Thursday, 17 October 2013

England are not World Cup favourites, warns Hodgson

England are not World Cup favourites, warns Hodgson

England are not World Cup favourites, warns Hodgson

While pleased with the progress made in a "transition period", the Three Lions boss feels that several other sides have the edge and that success should not rest on glory
England manager Roy Hodgson says that his side should not be considered among the favourites to win World Cup 2014.

The Three Lions were unbeaten in qualifying, winning their final matches at home against Montenegro and Poland to secure progression to Brazil, but, despite the results being well received, the 66-year-old is cautious to manage expectations.

While he is pleased with the "progress" being made, the England boss points to South American sides' historical success on their own continent as well as his side's "transition period".

"We won't be favourites – that's for sure," Hodgson told the press on Wednesday.

"I think that if you are going to define World Cups as only worthwhile if you win it then trying to qualify and trying to get there becomes basically a complete waste of time.

"We know there are some very, very strong teams in the world, we know that, in South America, the South Americans have yet been unbeaten [in World Cups] and European teams don't win there.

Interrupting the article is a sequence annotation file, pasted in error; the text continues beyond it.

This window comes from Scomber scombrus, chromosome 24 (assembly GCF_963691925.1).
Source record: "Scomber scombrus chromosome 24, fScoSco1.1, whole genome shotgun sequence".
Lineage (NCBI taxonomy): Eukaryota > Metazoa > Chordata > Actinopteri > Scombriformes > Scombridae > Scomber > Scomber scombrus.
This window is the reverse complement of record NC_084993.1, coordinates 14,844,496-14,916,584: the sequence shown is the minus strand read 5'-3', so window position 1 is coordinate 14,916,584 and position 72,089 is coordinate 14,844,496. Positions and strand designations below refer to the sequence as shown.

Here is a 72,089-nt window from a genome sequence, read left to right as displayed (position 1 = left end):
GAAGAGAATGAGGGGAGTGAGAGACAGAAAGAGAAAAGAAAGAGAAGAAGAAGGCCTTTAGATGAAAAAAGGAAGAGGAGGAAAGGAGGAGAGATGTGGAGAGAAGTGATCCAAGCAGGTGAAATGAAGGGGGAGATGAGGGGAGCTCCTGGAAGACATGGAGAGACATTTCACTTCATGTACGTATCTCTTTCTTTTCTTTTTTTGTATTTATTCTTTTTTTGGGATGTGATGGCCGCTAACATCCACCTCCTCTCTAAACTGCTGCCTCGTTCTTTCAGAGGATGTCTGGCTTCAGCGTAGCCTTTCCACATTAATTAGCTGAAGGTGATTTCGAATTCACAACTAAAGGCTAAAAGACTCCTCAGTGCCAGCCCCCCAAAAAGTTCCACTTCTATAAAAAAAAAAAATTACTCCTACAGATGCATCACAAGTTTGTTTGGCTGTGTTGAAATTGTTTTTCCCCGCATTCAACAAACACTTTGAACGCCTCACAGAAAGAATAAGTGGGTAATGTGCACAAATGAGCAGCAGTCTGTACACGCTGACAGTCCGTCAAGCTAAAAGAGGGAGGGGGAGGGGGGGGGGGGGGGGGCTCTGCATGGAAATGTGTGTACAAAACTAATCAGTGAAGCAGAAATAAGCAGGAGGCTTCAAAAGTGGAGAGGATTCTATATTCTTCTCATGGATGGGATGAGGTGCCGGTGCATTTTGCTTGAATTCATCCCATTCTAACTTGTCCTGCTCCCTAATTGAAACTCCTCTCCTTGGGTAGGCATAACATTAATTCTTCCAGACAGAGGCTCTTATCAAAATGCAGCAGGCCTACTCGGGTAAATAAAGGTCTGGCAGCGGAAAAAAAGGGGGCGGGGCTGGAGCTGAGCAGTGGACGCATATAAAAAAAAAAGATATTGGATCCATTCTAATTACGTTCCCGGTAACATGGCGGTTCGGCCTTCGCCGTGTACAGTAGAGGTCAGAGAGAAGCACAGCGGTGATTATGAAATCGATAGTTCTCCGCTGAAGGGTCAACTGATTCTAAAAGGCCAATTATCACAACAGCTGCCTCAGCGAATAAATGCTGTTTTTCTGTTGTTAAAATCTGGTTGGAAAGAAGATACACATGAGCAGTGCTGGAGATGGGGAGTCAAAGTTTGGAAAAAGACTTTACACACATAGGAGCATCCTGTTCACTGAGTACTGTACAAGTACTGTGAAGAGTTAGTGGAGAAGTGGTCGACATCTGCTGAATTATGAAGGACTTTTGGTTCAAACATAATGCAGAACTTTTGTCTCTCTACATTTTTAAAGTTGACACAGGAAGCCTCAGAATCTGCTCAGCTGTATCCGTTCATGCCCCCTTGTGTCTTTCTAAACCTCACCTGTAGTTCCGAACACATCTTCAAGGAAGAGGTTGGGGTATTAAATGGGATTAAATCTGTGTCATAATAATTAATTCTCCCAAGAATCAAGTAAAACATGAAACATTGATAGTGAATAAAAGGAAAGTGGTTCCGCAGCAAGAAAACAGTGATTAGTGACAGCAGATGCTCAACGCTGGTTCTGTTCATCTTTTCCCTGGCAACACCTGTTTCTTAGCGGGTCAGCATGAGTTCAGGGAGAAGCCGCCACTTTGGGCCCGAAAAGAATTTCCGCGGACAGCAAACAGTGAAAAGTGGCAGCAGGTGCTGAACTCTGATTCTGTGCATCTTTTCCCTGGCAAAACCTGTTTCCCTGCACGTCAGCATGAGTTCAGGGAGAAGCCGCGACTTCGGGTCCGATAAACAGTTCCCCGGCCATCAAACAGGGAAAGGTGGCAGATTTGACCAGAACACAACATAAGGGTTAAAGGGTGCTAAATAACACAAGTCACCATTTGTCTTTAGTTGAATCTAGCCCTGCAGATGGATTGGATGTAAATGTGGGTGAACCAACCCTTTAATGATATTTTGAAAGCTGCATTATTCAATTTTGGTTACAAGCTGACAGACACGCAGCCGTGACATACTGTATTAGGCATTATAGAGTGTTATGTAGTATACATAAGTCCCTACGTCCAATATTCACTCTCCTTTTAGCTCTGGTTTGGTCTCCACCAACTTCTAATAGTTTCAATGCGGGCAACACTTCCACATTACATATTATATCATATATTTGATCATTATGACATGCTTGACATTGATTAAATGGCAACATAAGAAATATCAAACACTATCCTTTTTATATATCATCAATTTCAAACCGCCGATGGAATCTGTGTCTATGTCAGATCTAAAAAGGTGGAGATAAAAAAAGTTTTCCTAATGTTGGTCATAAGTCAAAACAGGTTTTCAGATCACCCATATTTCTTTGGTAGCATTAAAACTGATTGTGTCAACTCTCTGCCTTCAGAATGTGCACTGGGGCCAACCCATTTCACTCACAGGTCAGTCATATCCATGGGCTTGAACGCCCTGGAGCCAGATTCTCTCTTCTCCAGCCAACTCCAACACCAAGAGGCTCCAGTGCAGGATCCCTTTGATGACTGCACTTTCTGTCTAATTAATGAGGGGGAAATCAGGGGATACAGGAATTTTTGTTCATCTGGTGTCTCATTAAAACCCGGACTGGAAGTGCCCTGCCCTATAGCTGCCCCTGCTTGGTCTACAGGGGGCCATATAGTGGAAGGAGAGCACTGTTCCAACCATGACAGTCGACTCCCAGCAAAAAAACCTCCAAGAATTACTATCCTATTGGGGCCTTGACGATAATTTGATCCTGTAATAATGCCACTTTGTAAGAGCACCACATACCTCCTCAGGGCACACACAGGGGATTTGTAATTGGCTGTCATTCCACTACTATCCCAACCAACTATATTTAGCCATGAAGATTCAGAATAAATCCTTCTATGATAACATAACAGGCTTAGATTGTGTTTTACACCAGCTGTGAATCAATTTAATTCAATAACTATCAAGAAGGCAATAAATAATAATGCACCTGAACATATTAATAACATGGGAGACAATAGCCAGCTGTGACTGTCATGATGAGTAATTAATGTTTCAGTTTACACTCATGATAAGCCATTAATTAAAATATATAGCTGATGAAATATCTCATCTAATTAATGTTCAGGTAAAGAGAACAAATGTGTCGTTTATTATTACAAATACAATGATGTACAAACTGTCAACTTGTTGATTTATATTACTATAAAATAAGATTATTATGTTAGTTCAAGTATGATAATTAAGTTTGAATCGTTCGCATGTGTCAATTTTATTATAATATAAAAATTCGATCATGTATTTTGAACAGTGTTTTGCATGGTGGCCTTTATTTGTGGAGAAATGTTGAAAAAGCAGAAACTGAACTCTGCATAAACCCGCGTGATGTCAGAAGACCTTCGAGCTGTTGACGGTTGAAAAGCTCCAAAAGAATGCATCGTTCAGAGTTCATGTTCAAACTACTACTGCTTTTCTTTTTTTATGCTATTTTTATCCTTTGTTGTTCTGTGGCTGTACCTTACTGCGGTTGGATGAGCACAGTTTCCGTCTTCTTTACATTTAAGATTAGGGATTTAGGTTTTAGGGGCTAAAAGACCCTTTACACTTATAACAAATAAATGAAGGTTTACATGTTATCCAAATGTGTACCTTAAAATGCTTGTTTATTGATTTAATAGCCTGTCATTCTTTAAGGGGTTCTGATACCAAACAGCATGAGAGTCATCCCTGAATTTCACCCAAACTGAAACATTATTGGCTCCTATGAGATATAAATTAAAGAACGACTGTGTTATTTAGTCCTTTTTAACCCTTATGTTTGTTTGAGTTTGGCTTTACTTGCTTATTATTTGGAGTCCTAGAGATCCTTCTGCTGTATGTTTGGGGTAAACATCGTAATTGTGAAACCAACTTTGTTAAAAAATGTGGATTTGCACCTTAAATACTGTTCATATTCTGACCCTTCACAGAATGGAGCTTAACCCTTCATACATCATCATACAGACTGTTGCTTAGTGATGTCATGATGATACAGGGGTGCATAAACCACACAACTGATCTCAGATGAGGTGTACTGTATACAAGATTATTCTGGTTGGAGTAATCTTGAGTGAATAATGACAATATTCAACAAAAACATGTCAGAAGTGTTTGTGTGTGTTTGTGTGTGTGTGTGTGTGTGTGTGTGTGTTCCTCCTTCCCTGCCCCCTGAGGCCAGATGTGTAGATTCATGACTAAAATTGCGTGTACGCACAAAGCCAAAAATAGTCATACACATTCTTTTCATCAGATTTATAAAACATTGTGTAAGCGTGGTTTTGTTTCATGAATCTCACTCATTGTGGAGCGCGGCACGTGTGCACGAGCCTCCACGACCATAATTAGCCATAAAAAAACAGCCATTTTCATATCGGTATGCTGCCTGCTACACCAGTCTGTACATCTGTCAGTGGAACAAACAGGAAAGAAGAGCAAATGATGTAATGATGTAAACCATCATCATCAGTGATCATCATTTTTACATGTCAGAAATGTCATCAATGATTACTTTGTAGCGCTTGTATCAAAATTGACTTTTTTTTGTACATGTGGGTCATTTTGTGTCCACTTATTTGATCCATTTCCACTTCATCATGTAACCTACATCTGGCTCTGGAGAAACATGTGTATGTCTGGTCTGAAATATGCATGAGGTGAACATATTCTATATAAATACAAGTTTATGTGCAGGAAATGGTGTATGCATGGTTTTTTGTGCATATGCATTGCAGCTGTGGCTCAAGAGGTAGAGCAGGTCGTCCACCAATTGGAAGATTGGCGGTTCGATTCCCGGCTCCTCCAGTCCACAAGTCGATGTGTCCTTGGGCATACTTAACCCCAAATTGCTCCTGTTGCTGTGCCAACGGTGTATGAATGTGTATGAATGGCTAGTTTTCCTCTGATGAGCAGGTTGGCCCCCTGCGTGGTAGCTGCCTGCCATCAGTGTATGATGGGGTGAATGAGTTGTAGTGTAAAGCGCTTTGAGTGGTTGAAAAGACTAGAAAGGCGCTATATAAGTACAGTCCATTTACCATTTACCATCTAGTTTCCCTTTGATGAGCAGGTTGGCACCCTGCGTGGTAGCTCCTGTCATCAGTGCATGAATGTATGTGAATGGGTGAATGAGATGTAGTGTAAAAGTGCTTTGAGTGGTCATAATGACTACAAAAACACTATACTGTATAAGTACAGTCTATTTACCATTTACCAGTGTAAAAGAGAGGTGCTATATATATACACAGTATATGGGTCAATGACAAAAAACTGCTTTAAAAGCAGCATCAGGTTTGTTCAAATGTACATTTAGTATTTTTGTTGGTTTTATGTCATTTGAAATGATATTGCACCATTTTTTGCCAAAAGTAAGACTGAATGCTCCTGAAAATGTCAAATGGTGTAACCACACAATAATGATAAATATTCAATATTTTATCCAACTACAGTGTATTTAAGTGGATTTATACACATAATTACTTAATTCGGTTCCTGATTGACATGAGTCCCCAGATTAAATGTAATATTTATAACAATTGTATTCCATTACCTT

"I don't imagine any of us saying this is impossible but I must also say, and I think the general public will agree with me, that we have been in a slight transition period.

"There are a lot of good young players coming through. We are making progress - I think we are getting better - but whether or not we are at the level of some other teams that one could quite easily name as yet and who are quite clearly bigger favourites than us to win, I don't think any of us would say that."

England wrapped up a berth in Brazil with a 2-0 win over Poland on Tuesday, having thumped Montenegro 4-1 four days previously, and Hodgson revealed how relieved he felt as his team triumphed in both must-win encounters.

"Both games were tense because only one result was possible, there was no safety net – we had to win," he remarked. "If we don't win we don't qualify, basically, so that brings a lot of tension with it, so I suppose I'm happy that those tense days are over." --------------------

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